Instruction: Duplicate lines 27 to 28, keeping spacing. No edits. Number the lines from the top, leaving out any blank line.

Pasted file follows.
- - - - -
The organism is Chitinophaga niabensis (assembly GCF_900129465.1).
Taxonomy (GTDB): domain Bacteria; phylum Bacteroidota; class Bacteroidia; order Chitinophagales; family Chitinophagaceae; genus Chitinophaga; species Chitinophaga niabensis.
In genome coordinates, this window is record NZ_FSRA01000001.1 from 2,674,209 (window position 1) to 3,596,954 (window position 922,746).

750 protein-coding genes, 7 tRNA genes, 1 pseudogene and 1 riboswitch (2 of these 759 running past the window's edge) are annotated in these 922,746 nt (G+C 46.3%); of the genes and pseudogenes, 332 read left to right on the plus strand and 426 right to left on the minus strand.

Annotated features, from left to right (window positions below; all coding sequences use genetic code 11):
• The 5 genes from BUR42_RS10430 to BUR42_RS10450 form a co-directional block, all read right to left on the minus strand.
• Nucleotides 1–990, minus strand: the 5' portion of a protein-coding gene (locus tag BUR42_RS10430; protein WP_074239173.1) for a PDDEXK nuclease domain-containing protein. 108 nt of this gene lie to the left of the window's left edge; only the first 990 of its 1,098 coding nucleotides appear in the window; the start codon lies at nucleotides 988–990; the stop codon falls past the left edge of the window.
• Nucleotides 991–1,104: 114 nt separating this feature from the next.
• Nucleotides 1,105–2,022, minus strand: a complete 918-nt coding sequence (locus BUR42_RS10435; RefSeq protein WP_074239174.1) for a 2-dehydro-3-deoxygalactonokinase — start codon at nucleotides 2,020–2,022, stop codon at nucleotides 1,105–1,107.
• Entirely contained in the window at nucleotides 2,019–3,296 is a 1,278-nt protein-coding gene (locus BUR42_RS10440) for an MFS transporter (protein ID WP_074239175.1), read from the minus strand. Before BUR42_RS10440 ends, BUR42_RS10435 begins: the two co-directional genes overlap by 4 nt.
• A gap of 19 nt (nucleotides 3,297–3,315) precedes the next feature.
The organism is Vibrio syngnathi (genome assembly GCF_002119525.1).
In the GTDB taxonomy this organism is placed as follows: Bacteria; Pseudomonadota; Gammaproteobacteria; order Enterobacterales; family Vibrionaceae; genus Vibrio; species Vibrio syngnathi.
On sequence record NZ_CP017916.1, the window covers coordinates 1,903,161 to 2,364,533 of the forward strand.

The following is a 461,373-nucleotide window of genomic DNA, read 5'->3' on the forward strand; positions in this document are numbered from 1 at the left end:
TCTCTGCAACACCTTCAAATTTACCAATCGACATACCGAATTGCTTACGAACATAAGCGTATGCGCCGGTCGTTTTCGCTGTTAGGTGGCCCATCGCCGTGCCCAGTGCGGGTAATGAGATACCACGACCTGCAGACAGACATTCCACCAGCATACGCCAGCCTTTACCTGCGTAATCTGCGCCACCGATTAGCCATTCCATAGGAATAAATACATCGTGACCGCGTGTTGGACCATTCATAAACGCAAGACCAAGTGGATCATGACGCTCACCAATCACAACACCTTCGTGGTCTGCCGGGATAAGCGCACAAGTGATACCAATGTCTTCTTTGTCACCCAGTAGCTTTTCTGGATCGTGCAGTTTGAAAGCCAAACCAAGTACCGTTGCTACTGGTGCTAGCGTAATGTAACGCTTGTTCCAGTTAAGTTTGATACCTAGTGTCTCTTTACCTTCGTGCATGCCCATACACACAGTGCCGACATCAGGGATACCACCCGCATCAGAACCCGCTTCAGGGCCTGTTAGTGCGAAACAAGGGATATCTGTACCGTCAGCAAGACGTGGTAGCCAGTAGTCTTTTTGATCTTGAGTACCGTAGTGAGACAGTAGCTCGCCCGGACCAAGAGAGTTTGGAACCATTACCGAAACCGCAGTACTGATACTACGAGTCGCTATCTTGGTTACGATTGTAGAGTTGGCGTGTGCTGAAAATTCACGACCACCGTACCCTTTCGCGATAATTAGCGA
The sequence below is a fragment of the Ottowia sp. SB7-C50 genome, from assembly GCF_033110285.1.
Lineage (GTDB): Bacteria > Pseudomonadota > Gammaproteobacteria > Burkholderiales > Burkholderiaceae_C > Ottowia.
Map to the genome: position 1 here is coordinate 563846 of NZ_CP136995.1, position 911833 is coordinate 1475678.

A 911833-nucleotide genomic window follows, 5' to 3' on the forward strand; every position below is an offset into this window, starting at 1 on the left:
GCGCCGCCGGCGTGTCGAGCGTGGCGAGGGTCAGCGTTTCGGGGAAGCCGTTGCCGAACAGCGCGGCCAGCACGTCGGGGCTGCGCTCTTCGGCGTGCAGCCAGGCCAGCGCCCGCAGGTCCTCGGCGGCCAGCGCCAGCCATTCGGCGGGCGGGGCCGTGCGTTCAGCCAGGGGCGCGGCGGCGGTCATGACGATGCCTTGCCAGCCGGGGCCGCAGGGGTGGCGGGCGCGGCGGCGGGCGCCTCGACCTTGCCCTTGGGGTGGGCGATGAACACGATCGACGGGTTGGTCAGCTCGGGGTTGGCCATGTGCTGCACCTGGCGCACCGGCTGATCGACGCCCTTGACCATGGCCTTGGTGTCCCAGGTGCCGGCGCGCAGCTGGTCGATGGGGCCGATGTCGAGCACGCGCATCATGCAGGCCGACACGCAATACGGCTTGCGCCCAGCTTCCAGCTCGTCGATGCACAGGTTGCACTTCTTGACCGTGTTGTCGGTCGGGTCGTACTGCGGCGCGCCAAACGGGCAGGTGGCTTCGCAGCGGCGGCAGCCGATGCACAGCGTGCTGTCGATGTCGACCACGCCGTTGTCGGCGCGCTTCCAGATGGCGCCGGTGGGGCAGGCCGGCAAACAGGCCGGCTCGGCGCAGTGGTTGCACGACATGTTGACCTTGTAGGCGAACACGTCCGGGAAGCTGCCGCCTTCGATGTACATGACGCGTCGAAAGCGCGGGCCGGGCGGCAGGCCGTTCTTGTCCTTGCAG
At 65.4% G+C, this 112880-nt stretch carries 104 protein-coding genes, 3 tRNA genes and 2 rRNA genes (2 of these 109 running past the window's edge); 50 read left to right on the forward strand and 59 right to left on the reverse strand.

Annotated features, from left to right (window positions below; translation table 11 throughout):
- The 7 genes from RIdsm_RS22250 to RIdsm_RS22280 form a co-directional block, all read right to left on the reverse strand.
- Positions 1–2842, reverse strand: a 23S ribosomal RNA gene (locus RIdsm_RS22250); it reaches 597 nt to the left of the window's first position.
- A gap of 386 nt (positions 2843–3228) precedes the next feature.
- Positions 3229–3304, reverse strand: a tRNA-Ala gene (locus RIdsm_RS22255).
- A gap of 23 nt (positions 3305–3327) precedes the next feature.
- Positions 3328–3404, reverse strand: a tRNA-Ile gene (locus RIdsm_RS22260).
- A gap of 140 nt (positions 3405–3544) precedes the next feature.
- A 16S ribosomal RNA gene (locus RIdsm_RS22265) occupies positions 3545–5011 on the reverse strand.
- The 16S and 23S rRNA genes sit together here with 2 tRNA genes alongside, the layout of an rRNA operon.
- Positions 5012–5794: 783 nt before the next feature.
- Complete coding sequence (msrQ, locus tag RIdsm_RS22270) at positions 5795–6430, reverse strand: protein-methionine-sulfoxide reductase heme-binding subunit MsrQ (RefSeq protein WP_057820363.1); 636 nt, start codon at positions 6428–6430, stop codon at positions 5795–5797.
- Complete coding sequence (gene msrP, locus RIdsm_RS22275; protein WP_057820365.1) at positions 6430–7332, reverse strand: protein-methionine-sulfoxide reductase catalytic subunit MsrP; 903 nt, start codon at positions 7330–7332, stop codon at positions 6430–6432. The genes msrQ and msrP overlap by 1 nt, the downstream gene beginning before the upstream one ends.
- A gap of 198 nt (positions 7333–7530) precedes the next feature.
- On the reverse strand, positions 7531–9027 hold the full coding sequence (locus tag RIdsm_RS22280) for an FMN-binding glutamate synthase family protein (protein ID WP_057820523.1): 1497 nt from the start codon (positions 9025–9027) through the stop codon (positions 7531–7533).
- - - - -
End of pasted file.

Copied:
- Positions 3229–3304, reverse strand: a tRNA-Ala gene (locus RIdsm_RS22255).
- A gap of 23 nt (positions 3305–3327) precedes the next feature.